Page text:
During the run up to the Coalition budget I argued that increasing the CGT rate would not yield more revenue. Some Lib Dems wanted the rate raised to 40% or even 50%. The Chancelllor listened to the arguments, and decided on 28%. He said in his Budget speech that any higher rate was likely to lead to lower revenues. He had accepted the Laffer curve argument, the argument that if you raise the rate too high fewer gains are taken, and fewer rich companies and people come here or venture money here to make gains.
So far so good, you might say. The only problem is, I do not believe that 28% is the optimum rate for CGT. History and past experience suggests revenues are maximised at rates below 20%. Maybe Labour was right in choosing 18% as a good rate for CGT. The Treasury, I was told, was pretty sure 28% was the optimum rate, the magic level at which revenue was maximised.
Imagine my surprise, therefore, when I looked at the detail of the Treasury and OBR’s own forecasts following the Budget. There quite clearly shown, is a fall of £500 million or 15% in CGT receipts next year compared with this. It takes more than a year for the full effects of a new CGT rate to come in, given the lags in selling the assets, reporting the gains and then paying the tax. So the official forecasters themselves accept that 28% is not an optimum rate . They reckon the higher rate will cost the Treasury £500 million of lost revenue in the first full year. If the rate stayed the same, there presumably would have been no such drop off in tax revenue, given the fact that the economy is forecast to grow and company and London property asset values are likely to rise.
The government needs more revenue to meet its large spending requirements. It cannot afford the £500 million CGT revenue drop next year. So why not take the rate back down to the Labour level, a level likely to increase the receipts? The way to tax the rich more, is to set competitive rates which attracts them here and gets them paying tax in the first place.
The same is probably true of the new higher rate of Income Tax. Throughout most of its period in office Labour wisely stuck with the Conservative’s top rate of Income Tax of 40%. When first set, this was a very competitive rate which attracted businesses to the Uk with high earning employees. In more recent years many other countries have lowered their top Income Tax rates, making the UK less enticing. The increase to 50% has done damage and is doing damage. It is probably losing the UK revenue. Again, the government should want to tax the rich more by setting a competitive rate. If they reverted to the old cross party 40% top rate they could well raise more revenue.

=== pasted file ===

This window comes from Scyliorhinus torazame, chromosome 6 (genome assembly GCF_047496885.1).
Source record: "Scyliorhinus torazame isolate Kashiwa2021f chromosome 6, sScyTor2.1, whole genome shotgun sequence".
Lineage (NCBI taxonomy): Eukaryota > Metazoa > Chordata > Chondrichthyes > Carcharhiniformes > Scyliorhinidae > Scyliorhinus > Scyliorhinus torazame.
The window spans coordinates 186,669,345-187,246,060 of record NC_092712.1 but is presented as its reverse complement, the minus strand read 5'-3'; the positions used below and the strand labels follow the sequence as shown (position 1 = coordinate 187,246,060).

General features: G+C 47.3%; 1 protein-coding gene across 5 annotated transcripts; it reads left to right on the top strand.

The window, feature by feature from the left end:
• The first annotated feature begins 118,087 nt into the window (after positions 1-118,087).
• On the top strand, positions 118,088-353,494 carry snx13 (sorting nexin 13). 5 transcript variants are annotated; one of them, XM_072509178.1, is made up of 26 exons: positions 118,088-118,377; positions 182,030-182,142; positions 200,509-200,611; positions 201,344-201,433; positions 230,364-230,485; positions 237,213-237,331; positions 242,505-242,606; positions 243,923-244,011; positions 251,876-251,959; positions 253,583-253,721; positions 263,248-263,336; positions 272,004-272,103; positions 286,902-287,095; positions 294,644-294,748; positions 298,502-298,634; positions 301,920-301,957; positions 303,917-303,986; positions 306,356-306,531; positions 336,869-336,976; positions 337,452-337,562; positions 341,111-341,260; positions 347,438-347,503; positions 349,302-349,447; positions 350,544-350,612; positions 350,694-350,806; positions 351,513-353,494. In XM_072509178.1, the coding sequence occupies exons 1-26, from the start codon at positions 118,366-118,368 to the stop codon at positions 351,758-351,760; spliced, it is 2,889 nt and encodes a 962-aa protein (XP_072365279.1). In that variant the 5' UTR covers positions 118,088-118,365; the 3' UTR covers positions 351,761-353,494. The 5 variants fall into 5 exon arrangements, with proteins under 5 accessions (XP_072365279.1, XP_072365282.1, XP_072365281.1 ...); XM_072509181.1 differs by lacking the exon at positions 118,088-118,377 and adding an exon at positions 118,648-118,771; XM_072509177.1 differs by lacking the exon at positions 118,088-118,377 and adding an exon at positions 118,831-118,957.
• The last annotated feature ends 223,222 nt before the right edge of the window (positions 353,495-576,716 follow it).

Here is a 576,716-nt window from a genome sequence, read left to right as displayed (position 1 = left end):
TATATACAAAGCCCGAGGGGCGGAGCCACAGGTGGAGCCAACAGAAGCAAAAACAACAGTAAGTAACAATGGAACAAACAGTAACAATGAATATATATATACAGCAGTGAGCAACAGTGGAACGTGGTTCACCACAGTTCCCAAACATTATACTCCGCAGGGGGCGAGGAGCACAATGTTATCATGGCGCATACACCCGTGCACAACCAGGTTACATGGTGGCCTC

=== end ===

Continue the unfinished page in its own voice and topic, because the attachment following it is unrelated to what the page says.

Such reductions, though restoring Labour rates of tax and bringing in more revenue, would doubtless be attacked as helping the rich by the Labour opposition. No amount of explaining that the aim is make the rich pay more will assuage them. So the Coalition could at the same time take more people out of tax at the other end of the income scale. It could also renew or extend its Council Tax freeze, as this tax hits lower income families hard if they are not on benefits.
The government should also look at the impact business rates are having. Empty property rates can tip a business over the edge. The present level of business rates is part of the problem on the High Streets, where retailers find it difficult to cover all their costs from current levels of trading.
The government needs to tailor a package of tax cuts which help recovery and support business, without costing too much lost revenue. In some cases the tax “cuts” are a no brainer, as they should yield extra revenue.